Rustic Dining Room Table - Corner Apron Attachment
Rustic Farm Table - Top Apron Attachment
Rustic Farmhouse Table - Top View

See, that wasn’t bad at all was it?! You are basically a woodworking God at this point!

Every Dining Room Table Needs a Top!

It’s time to put your best board forward..or at least facing DOWN! Remember, we are building this table upside down, so we want the best side of the boards to be facing down in this step. You will first want to lay out all your 2×10’s and decide how they best fit together, Sometimes 2 boards don’t play nice with each other when sitting side by side, even though they both look straight. Find the best layout that will show the fewest gaps between boards. Once you have done that label them all (I usually put a number on each side of a seam, that was there is no confusion). In this build I am not sanding or staining because someone else is, this is an important step!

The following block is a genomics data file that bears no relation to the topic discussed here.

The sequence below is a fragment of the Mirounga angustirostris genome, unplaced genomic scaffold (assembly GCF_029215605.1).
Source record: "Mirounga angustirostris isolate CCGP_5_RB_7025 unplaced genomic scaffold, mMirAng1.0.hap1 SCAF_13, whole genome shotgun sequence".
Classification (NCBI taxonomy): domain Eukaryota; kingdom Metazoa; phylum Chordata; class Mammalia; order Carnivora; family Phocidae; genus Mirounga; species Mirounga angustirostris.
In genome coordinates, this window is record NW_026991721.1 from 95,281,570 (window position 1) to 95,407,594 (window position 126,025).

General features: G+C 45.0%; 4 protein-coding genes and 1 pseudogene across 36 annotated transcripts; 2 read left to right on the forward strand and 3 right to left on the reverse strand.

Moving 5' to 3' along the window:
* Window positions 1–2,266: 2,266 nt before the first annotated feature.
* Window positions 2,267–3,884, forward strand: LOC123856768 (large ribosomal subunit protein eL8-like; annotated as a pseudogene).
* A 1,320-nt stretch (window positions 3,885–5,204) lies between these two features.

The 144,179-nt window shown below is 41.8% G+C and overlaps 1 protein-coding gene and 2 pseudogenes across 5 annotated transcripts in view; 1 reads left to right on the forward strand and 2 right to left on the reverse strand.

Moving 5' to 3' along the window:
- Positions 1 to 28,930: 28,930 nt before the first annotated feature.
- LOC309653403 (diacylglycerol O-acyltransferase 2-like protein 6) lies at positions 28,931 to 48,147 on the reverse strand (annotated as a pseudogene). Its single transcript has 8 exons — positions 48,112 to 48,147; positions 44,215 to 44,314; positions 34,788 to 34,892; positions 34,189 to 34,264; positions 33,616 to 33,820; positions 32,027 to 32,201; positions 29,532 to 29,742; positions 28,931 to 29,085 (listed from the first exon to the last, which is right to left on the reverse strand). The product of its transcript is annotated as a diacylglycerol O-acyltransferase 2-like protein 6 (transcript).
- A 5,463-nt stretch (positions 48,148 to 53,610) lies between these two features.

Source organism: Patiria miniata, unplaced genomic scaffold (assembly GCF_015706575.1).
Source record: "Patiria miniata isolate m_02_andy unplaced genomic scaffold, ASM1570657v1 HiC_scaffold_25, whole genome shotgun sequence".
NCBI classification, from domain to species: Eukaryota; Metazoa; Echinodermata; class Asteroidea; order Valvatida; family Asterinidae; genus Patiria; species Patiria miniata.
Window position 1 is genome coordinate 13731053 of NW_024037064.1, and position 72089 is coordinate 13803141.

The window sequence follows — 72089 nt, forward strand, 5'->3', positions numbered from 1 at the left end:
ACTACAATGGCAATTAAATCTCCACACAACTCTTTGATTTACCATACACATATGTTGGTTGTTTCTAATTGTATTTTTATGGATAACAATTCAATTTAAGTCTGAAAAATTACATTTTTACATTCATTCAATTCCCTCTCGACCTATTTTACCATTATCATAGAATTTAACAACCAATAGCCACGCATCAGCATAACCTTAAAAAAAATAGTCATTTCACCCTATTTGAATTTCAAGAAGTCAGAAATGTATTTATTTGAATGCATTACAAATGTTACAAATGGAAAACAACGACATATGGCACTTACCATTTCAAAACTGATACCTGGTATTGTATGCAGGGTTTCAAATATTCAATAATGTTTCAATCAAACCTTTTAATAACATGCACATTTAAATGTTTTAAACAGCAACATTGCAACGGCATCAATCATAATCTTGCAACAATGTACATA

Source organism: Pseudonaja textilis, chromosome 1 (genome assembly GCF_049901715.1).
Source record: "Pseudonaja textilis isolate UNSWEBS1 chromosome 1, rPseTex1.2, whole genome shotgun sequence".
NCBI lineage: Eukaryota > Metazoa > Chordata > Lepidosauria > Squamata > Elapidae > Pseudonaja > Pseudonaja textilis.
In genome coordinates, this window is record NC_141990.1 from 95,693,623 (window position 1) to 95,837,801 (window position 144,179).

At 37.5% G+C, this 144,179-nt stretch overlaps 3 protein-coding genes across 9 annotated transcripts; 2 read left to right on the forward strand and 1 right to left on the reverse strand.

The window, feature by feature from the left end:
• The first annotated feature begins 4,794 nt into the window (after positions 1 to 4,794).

Rustic Dining Room Table - Top View

Take this time to go ahead and pre-stain all the sides of the 2x10s that will be touching another 2×10. Once it is all connected it is very hard to get stain down in these seems, so this will reduce the amount of gnashing and weeping of teeth later. Don’t let the stain run to the top of the board when doing this, and make sure to keep a cloth in your hand to wipe it down after you stain it to keep from any runs appearing.

(Almost) The Last Step for the Rustic Table

Now with all your tabletop boards laid face down on the workbench, go ahead and put your base on top (upside down). On the ends, the space between the edge and the ends of the boards will be 3″, and on the sides, it will be 2 ½” from leg to edge. Once the base is centered up, make sure all your tabletop boards are flush on the end, and go ahead and put a 2″ course pocket hole screw in 2 corners (on the long side). Now you can go to the other side and make sure all your tabletop boards are pushed tightly together and attach the other 2 corners. At this point you can go nuts…pretend you are the pit crew and you gotta change out like 16 tires (for some reason that is always what I think of when I start doing big sets of pocket hole screws).